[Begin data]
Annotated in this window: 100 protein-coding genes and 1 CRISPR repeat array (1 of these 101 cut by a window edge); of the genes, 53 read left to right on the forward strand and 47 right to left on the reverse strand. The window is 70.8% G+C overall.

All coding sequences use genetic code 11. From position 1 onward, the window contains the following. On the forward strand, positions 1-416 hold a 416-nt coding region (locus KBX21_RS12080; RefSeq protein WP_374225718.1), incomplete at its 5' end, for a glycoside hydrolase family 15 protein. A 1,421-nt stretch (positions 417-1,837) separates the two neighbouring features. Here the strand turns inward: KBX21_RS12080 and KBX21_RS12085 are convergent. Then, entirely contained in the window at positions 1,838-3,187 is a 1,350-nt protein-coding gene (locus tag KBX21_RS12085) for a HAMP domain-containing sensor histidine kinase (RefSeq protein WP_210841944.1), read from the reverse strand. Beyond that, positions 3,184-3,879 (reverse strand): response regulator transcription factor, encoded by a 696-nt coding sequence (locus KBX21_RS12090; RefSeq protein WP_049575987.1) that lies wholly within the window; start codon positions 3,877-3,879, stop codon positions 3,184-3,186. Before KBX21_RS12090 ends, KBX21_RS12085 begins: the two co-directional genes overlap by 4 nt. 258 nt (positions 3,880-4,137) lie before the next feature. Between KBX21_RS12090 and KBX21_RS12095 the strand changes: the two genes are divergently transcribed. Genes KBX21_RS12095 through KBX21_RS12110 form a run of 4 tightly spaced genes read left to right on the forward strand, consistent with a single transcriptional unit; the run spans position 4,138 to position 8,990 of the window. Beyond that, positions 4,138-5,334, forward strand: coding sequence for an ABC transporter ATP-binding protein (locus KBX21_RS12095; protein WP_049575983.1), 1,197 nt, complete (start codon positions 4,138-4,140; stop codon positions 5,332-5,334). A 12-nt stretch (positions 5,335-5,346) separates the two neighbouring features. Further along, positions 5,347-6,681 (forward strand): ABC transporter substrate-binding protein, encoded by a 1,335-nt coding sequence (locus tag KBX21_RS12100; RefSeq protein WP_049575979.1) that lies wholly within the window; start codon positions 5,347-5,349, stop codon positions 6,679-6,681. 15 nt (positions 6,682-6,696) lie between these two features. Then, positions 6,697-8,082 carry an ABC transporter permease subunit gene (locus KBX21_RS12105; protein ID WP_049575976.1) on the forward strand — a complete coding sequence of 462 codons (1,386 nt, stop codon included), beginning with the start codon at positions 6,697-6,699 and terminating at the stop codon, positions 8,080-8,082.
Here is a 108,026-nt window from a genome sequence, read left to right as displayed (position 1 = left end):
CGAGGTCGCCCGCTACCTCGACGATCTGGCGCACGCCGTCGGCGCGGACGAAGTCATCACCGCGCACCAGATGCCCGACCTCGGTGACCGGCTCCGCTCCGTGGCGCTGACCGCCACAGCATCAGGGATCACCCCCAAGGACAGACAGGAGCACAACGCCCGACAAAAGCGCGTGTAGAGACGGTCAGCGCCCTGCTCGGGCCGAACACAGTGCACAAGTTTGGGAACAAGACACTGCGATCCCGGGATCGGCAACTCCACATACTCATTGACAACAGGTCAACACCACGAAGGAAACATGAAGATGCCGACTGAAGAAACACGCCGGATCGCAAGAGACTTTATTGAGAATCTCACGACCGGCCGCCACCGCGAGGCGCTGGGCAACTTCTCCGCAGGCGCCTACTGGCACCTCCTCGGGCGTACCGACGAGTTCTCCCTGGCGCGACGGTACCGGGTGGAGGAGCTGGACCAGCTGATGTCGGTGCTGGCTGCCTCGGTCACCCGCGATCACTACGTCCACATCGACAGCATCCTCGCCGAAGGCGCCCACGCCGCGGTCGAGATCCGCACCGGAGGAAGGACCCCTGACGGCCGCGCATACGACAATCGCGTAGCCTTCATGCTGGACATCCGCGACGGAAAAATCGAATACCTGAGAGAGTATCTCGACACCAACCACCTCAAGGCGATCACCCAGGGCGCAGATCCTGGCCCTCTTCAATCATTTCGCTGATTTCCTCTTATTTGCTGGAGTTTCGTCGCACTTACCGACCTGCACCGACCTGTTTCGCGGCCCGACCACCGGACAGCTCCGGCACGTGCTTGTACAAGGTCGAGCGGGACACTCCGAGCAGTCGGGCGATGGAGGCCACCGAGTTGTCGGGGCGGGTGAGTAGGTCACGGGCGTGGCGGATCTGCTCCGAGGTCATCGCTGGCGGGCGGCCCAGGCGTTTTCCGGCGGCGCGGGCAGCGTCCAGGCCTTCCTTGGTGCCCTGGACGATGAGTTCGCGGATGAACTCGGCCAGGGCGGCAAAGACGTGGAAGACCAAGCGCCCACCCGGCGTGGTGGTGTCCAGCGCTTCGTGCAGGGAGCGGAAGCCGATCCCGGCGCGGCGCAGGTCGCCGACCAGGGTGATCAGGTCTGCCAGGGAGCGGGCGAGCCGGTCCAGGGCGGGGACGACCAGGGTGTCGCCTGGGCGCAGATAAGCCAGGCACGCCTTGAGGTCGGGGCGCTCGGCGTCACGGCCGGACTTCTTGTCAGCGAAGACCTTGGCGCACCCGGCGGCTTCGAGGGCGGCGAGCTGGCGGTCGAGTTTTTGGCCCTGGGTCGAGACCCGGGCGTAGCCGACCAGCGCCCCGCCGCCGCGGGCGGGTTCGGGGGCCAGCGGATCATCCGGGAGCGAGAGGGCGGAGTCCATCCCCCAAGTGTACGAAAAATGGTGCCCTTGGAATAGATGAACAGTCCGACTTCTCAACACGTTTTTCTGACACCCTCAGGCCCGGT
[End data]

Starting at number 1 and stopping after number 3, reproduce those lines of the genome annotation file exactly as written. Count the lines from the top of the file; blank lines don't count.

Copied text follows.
Annotated in this window: 100 protein-coding genes and 1 CRISPR repeat array (1 of these 101 cut by a window edge); of the genes, 53 read left to right on the forward strand and 47 right to left on the reverse strand. The window is 70.8% G+C overall.

All coding sequences use genetic code 11. From position 1 onward, the window contains the following. On the forward strand, positions 1-416 hold a 416-nt coding region (locus KBX21_RS12080; RefSeq protein WP_374225718.1), incomplete at its 5' end, for a glycoside hydrolase family 15 protein. A 1,421-nt stretch (positions 417-1,837) separates the two neighbouring features. Here the strand turns inward: KBX21_RS12080 and KBX21_RS12085 are convergent. Then, entirely contained in the window at positions 1,838-3,187 is a 1,350-nt protein-coding gene (locus tag KBX21_RS12085) for a HAMP domain-containing sensor histidine kinase (RefSeq protein WP_210841944.1), read from the reverse strand. Beyond that, positions 3,184-3,879 (reverse strand): response regulator transcription factor, encoded by a 696-nt coding sequence (locus KBX21_RS12090; RefSeq protein WP_049575987.1) that lies wholly within the window; start codon positions 3,877-3,879, stop codon positions 3,184-3,186. Before KBX21_RS12090 ends, KBX21_RS12085 begins: the two co-directional genes overlap by 4 nt. 258 nt (positions 3,880-4,137) lie before the next feature. Between KBX21_RS12090 and KBX21_RS12095 the strand changes: the two genes are divergently transcribed. Genes KBX21_RS12095 through KBX21_RS12110 form a run of 4 tightly spaced genes read left to right on the forward strand, consistent with a single transcriptional unit; the run spans position 4,138 to position 8,990 of the window. Beyond that, positions 4,138-5,334, forward strand: coding sequence for an ABC transporter ATP-binding protein (locus KBX21_RS12095; protein WP_049575983.1), 1,197 nt, complete (start codon positions 4,138-4,140; stop codon positions 5,332-5,334). A 12-nt stretch (positions 5,335-5,346) separates the two neighbouring features. Further along, positions 5,347-6,681 (forward strand): ABC transporter substrate-binding protein, encoded by a 1,335-nt coding sequence (locus tag KBX21_RS12100; RefSeq protein WP_049575979.1) that lies wholly within the window; start codon positions 5,347-5,349, stop codon positions 6,679-6,681. 15 nt (positions 6,682-6,696) lie between these two features. Then, positions 6,697-8,082 carry an ABC transporter permease subunit gene (locus KBX21_RS12105; protein ID WP_049575976.1) on the forward strand — a complete coding sequence of 462 codons (1,386 nt, stop codon included), beginning with the start codon at positions 6,697-6,699 and terminating at the stop codon, positions 8,080-8,082.
Here is a 108,026-nt window from a genome sequence, read left to right as displayed (position 1 = left end):